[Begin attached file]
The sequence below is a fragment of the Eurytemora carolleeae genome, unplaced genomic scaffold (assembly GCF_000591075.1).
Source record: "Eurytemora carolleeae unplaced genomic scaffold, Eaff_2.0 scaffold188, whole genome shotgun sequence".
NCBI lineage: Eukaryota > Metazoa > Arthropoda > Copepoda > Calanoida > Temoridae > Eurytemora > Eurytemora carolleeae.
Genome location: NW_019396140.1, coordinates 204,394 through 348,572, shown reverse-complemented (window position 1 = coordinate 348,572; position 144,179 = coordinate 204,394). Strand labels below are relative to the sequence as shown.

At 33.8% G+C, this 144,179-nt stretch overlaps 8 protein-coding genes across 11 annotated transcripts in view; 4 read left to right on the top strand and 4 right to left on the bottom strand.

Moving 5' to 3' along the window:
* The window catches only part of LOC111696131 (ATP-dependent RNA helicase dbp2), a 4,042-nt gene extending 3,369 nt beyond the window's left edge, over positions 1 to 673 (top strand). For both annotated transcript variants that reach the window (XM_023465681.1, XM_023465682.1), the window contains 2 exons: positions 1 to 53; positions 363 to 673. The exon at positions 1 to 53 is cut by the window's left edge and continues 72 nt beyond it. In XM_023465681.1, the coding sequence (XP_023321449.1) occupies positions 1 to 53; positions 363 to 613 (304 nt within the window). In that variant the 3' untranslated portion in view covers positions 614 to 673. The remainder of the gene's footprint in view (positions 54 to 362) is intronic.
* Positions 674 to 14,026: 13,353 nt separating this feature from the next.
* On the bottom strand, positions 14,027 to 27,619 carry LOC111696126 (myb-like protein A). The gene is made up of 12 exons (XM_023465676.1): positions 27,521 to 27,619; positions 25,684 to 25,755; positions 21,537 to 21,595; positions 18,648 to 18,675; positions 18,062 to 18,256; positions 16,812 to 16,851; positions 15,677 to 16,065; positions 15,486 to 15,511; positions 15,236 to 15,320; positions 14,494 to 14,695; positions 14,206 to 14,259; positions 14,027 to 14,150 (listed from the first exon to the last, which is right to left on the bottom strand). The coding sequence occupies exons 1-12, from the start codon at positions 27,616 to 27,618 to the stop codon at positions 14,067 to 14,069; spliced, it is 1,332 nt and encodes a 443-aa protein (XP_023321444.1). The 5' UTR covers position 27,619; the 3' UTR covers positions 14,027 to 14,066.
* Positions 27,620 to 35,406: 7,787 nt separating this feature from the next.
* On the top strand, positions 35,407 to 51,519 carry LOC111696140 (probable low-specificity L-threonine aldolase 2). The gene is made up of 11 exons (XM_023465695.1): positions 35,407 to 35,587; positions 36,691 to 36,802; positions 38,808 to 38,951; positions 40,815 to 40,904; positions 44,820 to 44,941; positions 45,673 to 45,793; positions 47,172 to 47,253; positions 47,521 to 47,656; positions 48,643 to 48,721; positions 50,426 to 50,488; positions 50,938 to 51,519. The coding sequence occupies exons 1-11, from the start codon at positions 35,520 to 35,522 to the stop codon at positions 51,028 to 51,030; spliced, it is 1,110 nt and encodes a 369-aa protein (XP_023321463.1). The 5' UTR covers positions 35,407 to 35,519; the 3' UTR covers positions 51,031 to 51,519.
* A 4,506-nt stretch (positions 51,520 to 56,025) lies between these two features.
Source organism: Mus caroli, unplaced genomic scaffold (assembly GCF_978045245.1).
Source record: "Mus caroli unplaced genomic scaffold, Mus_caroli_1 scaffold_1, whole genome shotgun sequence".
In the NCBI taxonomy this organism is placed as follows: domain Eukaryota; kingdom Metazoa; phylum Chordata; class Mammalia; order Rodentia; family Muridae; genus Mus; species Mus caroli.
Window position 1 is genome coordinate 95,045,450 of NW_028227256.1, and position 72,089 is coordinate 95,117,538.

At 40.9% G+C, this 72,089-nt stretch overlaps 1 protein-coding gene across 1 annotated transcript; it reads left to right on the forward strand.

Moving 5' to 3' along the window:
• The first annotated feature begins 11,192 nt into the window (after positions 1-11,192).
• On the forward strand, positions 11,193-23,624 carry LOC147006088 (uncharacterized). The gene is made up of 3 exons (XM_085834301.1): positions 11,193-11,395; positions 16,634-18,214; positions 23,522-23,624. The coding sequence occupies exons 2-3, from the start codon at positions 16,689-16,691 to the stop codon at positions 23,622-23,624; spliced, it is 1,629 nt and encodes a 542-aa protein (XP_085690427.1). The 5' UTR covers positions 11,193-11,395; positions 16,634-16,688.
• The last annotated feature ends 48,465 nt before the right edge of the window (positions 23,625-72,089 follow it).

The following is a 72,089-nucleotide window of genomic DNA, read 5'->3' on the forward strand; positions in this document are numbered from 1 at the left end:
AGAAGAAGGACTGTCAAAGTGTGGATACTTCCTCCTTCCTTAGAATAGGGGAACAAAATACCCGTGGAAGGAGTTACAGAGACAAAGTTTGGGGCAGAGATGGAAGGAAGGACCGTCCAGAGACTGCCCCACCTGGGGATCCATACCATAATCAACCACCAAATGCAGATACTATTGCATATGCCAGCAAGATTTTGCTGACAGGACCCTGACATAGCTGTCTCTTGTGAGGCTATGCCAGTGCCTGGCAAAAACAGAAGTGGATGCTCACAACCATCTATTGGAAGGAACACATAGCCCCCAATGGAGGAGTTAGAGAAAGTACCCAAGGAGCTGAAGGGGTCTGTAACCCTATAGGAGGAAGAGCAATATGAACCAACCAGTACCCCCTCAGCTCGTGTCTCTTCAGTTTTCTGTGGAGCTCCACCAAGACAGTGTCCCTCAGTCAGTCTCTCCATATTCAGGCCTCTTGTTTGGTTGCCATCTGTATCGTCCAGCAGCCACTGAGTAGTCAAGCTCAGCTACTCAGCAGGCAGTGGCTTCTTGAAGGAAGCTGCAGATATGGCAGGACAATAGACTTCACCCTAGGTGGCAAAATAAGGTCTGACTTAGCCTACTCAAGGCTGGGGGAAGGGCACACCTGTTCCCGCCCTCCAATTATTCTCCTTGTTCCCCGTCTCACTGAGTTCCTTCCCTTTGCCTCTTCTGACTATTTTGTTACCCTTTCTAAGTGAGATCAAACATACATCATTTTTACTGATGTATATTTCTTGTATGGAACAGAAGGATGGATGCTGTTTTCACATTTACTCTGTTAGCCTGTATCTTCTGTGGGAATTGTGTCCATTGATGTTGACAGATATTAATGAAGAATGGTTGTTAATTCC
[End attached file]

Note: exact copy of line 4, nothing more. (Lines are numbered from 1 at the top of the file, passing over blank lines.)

Genome location: NW_019396140.1, coordinates 204,394 through 348,572, shown reverse-complemented (window position 1 = coordinate 348,572; position 144,179 = coordinate 204,394). Strand labels below are relative to the sequence as shown.